I also have a bag that contains 20-meter rope, a roadmap of Japan, a rechargable torch, a dynamo, some duct tape, band aids, bandages, alcohol, 3 bars of Irish Spring (yeah, i like the smell of these), socks (5 pairs for for her and 5 for me), shirts, pants, underwear, toilet paper and plastic plates, cups, spoons and forks, a laptop (battery packed separately) and other stuff. Right beside this bag is a belt bag which contains our passports, some emergency cash (in 3 currencies) and a compass.

Just in case. The shoes, hard had, bag and belt bag have been in that same corner of the room for 4 years now. I just change the alcohol, soap and other items once a year.

2 ( +2 / -0 )

Last March has been a big wake up call to many. I've been hearing for years about the 'Big One' but last year, experienced the quake and it gave a horrifying new perspective on it all. In Tokyo, we were all so lucky and it has made us all so much aware of what the reality of a major quake hitting here could be like. I'd like to think we are more prepared now than ever.

-4 ( +2 / -6 )

Always always be prepared, even if just to the bare minimum, if nothing happens then it wont matter. But if by some chance it does and you are able to get to your survival kit/goods/stash it maybe a live saver.

Keeping some sort of kit by your desk at work is also a good precautionary measure. Chances are though you'll be in bed at home as most people spend about a third of there life in bed.

0 ( +0 / -0 )

you would have to be lucky enough to be in the right place at the right time

Not necessarily. After a big quake, even if it isn't totally catastrophic and your house doesn't fall down you may have to cope, as many of us did last year, with empty shops and power cuts. Leaking gas/water pipes might mean having to spend a night or two away from home. Having those supplies to hand would be a great help.

2 ( +2 / -0 )

I used to keep an earthquake emergency kit at home but just stopped after switching things in and out for years on end. There is, of course, a reason to keep such a thing, but you would have to be lucky enough to be in the right place at the right time (I realize the irony in saying that about an earthquake) to be able to even access your kit. Having on at both work and home makes the chances higher, but again.

-1 ( +0 / -1 )

Its also interesting to note that in a disaster its quite likely the cell phones won't be able to connect, but the pay phones might still work. But this disaster prone country is ripping out the pay phones! Morons.

-1 ( +0 / -1 )

Two things I keep handy are a hand axe and a lighter. Fire is light, warmth, boiling water and cooking food. In a serious disaster fire is a very wonderful thing to have. But I live in the country. If the big one hits Tokyo, you will have more fire than you want!

In the camping goods section of Watahan, I found an orange colored combination whistle, compass, thermometer and flashlight for something like 300 yen. It also has a small magnifying glass and a space where you could put a piece of paper with phone numbers and other information. It was such a deal I could not pass it up.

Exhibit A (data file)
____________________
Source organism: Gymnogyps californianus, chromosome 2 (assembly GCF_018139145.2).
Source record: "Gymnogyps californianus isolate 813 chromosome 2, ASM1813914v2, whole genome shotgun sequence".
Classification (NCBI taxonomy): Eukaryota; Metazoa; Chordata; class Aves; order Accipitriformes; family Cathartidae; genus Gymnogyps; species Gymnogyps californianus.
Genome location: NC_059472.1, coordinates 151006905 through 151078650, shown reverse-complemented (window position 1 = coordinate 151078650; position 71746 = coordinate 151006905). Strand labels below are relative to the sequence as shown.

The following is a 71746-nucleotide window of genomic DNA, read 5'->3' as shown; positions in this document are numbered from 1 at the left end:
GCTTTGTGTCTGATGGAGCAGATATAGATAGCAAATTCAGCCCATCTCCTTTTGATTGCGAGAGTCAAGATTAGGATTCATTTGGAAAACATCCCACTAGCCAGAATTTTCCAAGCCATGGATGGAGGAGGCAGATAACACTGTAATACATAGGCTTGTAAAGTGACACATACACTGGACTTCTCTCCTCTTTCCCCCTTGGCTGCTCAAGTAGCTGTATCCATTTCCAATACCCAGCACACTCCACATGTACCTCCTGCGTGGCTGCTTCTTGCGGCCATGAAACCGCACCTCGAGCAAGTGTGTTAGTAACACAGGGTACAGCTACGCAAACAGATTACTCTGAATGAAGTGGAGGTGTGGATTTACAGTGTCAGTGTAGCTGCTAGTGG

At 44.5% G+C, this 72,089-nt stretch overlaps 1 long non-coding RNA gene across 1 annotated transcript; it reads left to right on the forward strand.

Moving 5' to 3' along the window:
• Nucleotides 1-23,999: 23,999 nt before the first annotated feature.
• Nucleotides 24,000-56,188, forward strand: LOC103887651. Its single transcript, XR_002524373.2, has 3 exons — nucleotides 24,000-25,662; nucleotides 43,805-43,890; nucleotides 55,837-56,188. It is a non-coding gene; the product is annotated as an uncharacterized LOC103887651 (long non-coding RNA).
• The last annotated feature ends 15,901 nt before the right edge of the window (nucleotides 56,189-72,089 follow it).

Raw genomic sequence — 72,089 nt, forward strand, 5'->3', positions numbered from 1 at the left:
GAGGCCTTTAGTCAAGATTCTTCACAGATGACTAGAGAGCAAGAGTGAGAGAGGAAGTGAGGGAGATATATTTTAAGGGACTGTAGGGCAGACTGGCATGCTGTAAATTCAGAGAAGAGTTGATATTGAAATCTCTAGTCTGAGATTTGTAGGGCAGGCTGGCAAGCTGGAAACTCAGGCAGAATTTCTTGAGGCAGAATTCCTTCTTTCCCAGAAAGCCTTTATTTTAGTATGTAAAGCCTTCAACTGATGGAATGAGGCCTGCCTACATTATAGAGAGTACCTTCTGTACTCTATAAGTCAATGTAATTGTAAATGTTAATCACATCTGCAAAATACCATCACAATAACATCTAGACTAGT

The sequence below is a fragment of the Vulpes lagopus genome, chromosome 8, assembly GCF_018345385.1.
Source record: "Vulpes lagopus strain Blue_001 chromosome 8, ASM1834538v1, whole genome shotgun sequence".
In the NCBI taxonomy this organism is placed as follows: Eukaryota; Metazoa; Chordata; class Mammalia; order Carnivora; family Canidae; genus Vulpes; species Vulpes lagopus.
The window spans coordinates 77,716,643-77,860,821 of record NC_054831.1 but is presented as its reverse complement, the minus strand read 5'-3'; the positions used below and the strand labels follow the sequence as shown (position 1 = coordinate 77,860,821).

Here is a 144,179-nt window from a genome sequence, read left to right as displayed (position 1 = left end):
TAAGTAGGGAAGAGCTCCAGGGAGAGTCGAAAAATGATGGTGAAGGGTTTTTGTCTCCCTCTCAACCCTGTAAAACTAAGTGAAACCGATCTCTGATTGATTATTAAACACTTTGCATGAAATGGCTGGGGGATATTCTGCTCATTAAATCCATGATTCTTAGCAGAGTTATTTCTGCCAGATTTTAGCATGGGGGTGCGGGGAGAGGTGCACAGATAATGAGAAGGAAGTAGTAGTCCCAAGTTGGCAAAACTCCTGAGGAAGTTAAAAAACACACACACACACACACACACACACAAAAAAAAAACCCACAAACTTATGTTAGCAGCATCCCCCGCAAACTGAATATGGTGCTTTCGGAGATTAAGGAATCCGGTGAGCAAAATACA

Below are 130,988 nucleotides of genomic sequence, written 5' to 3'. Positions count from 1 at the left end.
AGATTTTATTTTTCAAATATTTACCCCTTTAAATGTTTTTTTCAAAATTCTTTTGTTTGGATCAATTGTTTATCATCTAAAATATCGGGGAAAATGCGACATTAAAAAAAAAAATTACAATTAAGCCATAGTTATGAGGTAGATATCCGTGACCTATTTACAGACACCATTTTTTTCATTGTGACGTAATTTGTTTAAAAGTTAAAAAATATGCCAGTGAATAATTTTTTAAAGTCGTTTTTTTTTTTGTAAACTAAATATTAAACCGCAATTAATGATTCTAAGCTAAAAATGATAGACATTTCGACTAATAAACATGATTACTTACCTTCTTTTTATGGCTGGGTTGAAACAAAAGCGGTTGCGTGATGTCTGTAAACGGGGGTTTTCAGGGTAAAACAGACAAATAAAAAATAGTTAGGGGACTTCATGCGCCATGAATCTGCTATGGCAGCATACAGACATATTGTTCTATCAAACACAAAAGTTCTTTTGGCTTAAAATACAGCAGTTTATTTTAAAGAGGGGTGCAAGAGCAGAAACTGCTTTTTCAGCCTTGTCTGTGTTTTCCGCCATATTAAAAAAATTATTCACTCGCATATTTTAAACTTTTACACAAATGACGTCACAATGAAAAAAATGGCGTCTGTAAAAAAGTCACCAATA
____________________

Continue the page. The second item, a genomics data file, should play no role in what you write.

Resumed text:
Also, I always make sure there is some bottled water around the house, and also lots of canned goods from Costco. Japan really does not do canned goods for some reason. In a disaster, you would be really grateful for some Underwood Deviled Ham. Not much like that here.

-1 ( +0 / -1 )

zichi - me too - I have my heavy duty military compass and a mini maglite always at hand. Smartphones also provide one sometimes, but with a very limited battery life... Additionally, under my desk I have the emergency helmet provided by my company, filled with emergency food and water, and a space blanket. It should suffice for a family for 1 day, or for a person for about 2-3 days...

-1 ( +0 / -1 )

According to an article in the Yomiuri Shimbun on Jan 23, seismologists at the University of Tokyo have ratcheted up the possibility of the Kanto area being struck by a large earthquake.

Hang on, I thought we've known forever that Tokyo is supposed to be struck by a huge earthquake soon? The one that has been recorded as happening every 150ish years for the past 1000 years? I didn't see this as fear-mongering but a reminder that there's a good chance it'll happen.

Of course, if it doesn't happen, that's awesome, but I don't really see the harm in being prepared. Canned goods, extra water, flashlights and first aid kits should be in every household, I don't think that's particularly drastic.

0 ( +1 / -0 )

What's over the top, Nicky? Tents, maybe.... the rest is all pretty much standard fare; a supply of food and water, first aid kit, radio, torch, gas ring powered by canister, something to stop the furniture falling on you and a helmet for the smaller things that might fall. Keeping warm is also important.

3 ( +3 / -0 )

I agree we need to be prepared but some of these things seem a little OTT to me.

And 1 toilet per 100 residents - youll only need to wait 2-3 hours if everyone decides they need to go at the same time! unless someone decides they need to do their make up in there in which case yes, then we are all screwed!

-15 ( +0 / -13 )

Except for the kampan, almost everything mentioned above is manufactured in China.

0 ( +0 / -0 )

Is there a correlation between the scare mongering articles and the sales of these good??? THINGS THAT MAKE YOU GO .... HMMMMMMMMMMM.....

0 ( +1 / -1 )